Graduation Day, U of All People
To the U of All People Graduating Class of 2009, from your President:
As I look upon your upturned faces, so eager to escape this sweltering gymnasium, I can’t help but mop my brow in sympathy. Next year, we hope to hold graduation in the building where it historically belongs, the Kohl E. Seam Memorial Coliseum, unfortunately smoke-damaged after last week’s arson attempt. We live, as I believe someone once said, in interesting times. Let me take this juncture to note how sorry we are that we had to cancel the appearance by Senator Jigsup, who’s currently arguing against his extortion charges before the state court with every chance of appeal. Such short notice, too. He will be -- nay, is -- sorely missed.
This august occasion, though it takes place in May, always reminds me of the story about the tortoise and the hare, or maybe it was Achilles -- at any rate, some competition lost in the mists of antiquity but whose outcome is still cited today. In other words than the ones I’m using, think of the power of positively thinking, slow and steady is the key, and the race is not always to the swift but sometimes to the federally subsidized schools such as U of All People, who managed this year to graduate almost half its class.
To those of you about to escape our unrepaired gates: During the last four years, possibly five to seven, you’ve had the chance to make new friends, learn several trades, and ignite new passions -- and whoever started that fire in the coliseum, you know who you are, we’ll soon know who you are, and if you see me right after this ceremony, we’ll see about lessening the charges.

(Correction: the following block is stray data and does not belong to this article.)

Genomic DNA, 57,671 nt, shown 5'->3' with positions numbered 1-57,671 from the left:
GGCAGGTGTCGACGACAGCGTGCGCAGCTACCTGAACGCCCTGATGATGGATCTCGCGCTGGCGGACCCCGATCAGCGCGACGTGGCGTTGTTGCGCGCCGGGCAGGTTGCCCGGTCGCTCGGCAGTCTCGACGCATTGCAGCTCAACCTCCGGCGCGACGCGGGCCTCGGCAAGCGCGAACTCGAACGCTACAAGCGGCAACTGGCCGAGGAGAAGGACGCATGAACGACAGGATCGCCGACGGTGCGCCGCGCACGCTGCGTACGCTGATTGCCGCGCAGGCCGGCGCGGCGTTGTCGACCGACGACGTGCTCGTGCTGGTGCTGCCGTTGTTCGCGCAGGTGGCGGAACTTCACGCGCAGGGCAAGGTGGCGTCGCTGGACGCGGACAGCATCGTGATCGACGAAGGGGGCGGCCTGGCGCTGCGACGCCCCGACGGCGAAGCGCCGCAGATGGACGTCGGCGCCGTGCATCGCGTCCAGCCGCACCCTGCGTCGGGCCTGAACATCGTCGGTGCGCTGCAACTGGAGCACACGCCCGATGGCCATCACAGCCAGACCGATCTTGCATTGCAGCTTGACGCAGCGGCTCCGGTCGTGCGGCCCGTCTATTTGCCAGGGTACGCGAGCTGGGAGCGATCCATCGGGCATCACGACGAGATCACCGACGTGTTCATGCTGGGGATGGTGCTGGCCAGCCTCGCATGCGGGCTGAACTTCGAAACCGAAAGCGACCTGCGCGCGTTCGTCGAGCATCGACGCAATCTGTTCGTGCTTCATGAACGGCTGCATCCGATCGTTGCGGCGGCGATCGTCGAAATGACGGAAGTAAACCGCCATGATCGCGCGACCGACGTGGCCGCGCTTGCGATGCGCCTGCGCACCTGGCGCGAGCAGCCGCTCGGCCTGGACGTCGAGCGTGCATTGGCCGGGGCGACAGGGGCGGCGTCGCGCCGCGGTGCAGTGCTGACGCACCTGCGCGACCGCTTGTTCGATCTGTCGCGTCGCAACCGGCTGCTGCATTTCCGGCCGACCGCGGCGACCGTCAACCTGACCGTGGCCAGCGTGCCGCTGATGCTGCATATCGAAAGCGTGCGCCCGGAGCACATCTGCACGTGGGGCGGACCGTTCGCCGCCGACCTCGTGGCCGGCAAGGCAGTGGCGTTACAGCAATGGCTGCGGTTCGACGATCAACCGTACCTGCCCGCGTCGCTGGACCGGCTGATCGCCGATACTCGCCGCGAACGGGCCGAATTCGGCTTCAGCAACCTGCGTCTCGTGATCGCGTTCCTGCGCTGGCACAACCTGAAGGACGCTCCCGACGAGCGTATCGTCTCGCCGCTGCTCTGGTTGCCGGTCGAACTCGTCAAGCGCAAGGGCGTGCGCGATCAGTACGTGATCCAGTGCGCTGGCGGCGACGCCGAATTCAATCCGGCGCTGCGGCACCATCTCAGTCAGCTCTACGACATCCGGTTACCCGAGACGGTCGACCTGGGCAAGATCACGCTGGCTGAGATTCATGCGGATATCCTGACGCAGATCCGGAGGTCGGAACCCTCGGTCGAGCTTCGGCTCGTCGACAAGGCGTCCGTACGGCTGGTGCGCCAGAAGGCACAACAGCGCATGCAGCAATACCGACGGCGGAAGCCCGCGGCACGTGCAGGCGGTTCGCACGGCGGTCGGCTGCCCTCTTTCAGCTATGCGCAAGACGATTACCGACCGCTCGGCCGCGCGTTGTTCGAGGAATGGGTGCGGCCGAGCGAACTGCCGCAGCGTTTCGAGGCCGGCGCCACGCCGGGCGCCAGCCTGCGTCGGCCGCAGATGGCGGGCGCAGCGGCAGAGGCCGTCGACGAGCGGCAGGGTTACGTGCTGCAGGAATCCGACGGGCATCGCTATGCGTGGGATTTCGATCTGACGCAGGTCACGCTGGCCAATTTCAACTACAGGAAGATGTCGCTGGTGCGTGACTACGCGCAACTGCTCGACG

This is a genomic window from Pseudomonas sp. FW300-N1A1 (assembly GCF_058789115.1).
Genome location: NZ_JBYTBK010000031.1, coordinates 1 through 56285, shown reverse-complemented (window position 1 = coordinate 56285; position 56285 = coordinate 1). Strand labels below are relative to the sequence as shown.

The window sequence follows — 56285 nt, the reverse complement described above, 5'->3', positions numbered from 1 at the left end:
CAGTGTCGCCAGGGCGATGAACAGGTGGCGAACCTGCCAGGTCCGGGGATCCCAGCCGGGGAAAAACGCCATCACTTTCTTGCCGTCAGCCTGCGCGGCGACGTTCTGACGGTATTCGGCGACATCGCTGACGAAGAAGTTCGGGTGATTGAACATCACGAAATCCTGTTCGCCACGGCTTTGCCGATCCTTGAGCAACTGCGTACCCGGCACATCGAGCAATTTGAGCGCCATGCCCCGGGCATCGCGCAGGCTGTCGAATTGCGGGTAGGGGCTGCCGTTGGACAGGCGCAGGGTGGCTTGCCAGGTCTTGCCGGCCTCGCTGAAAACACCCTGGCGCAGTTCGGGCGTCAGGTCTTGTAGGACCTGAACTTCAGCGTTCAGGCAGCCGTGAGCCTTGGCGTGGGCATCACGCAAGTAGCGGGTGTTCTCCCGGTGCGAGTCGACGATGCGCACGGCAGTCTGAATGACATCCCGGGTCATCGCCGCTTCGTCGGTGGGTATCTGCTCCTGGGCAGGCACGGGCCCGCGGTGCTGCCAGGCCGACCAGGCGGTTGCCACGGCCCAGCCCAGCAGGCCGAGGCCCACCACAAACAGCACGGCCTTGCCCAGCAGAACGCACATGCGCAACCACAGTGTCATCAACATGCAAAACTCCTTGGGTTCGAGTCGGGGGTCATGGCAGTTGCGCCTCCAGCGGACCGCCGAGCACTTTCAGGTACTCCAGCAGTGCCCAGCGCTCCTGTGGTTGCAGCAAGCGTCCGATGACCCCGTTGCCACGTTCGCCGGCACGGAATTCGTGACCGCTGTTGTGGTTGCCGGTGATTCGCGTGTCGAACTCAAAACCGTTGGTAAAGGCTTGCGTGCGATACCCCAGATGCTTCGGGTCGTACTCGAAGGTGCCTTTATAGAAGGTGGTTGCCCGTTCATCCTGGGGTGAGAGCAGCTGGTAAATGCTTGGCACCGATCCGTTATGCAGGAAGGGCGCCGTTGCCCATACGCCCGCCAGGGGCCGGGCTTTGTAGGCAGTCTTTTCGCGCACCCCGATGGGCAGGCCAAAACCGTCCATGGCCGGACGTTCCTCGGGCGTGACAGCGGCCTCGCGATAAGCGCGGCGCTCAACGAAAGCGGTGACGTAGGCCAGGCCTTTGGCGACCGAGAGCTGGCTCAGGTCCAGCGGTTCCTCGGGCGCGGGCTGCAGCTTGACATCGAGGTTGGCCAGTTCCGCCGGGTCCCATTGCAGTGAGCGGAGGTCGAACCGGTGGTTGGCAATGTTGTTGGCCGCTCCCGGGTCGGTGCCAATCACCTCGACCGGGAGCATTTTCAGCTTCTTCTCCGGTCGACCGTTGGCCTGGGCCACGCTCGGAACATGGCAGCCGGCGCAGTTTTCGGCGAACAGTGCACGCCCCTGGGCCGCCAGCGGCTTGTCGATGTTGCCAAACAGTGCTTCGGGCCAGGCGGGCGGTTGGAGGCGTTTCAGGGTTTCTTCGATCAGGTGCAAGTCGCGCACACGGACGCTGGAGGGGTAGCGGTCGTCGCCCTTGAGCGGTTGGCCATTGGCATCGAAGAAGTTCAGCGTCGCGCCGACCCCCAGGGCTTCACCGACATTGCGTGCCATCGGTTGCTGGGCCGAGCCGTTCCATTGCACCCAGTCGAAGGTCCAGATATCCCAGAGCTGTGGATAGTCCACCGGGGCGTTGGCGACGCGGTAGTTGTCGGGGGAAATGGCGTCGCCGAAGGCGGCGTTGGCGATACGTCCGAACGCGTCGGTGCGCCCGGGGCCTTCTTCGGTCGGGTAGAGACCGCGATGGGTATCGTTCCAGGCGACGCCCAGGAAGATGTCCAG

But I digress. Who are you as a group, anyway? Statistics tell us that 32 percent of you own a car about to be repossessed, 55 percent of you will still be paying off your college debt in 2030, and almost all of you have a lot to be proud of and a lot to answer for. But to take the long view: 100 percent of you will be dead within a century, by which time most of your student loans should be repaid. Then again, these are times of economic hardship, one reason that we’ve had no food in the student cafeteria for the last month and furloughs for half the faculty. That makes it all the more important to bear up under adversity and remember those less fortunate than we are -- I'm thinking of those at Kalamazoo Kandlewick Kollege, especially after the repercussions from that unfortunate hazing incident.
I see what my speech writer has put in here, and I should have read this draft before I got to the podium.
Let me put it another way. For you, this is both the end of one era and the beginning of another. Need similar filler to eke out the speech. Remember, as you depart from this institution of higher learning, that you’re not really leaving U of AP, especially if you’ve got course credits to make up this summer.
Remember, also, to repay the debts you have incurred while here, including library fines and parking tickets. Better omit the joke about registrar fees.
So. To sum up, in the end, inclusion. Thus. Congratulations to all the proud parents, guardians, and parole officers who made this event possible. Brief thanks to the faculty, those of who who’ve shown up for this event. Please return your rental gowns to the booth in Borrow Hall. You have till five o’clock to reclaim your security deposits.
David Galef is happily employed as an English professor at Montclair State University, not, thankfully, at U of All People.
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